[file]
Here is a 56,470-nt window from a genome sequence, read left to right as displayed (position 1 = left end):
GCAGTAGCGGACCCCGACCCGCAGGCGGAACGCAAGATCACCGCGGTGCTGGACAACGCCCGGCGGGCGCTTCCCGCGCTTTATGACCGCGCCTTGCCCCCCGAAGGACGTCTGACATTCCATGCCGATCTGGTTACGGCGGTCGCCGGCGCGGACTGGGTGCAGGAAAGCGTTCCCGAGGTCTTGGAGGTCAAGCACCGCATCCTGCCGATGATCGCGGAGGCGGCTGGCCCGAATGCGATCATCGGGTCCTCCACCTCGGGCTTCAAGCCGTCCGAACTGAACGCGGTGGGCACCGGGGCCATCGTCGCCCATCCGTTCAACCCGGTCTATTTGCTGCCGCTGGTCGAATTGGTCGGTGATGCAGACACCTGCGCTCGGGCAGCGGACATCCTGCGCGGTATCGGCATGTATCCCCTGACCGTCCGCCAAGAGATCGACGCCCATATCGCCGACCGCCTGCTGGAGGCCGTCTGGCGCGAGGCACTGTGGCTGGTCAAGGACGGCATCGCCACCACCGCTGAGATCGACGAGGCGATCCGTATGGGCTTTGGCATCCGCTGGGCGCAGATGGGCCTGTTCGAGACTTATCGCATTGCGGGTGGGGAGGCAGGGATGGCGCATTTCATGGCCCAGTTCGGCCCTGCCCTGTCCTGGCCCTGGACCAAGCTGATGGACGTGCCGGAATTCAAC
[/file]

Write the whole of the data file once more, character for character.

Here is a 56,470-nt window from a genome sequence, read left to right as displayed (position 1 = left end):
GCAGTAGCGGACCCCGACCCGCAGGCGGAACGCAAGATCACCGCGGTGCTGGACAACGCCCGGCGGGCGCTTCCCGCGCTTTATGACCGCGCCTTGCCCCCCGAAGGACGTCTGACATTCCATGCCGATCTGGTTACGGCGGTCGCCGGCGCGGACTGGGTGCAGGAAAGCGTTCCCGAGGTCTTGGAGGTCAAGCACCGCATCCTGCCGATGATCGCGGAGGCGGCTGGCCCGAATGCGATCATCGGGTCCTCCACCTCGGGCTTCAAGCCGTCCGAACTGAACGCGGTGGGCACCGGGGCCATCGTCGCCCATCCGTTCAACCCGGTCTATTTGCTGCCGCTGGTCGAATTGGTCGGTGATGCAGACACCTGCGCTCGGGCAGCGGACATCCTGCGCGGTATCGGCATGTATCCCCTGACCGTCCGCCAAGAGATCGACGCCCATATCGCCGACCGCCTGCTGGAGGCCGTCTGGCGCGAGGCACTGTGGCTGGTCAAGGACGGCATCGCCACCACCGCTGAGATCGACGAGGCGATCCGTATGGGCTTTGGCATCCGCTGGGCGCAGATGGGCCTGTTCGAGACTTATCGCATTGCGGGTGGGGAGGCAGGGATGGCGCATTTCATGGCCCAGTTCGGCCCTGCCCTGTCCTGGCCCTGGACCAAGCTGATGGACGTGCCGGAATTCAAC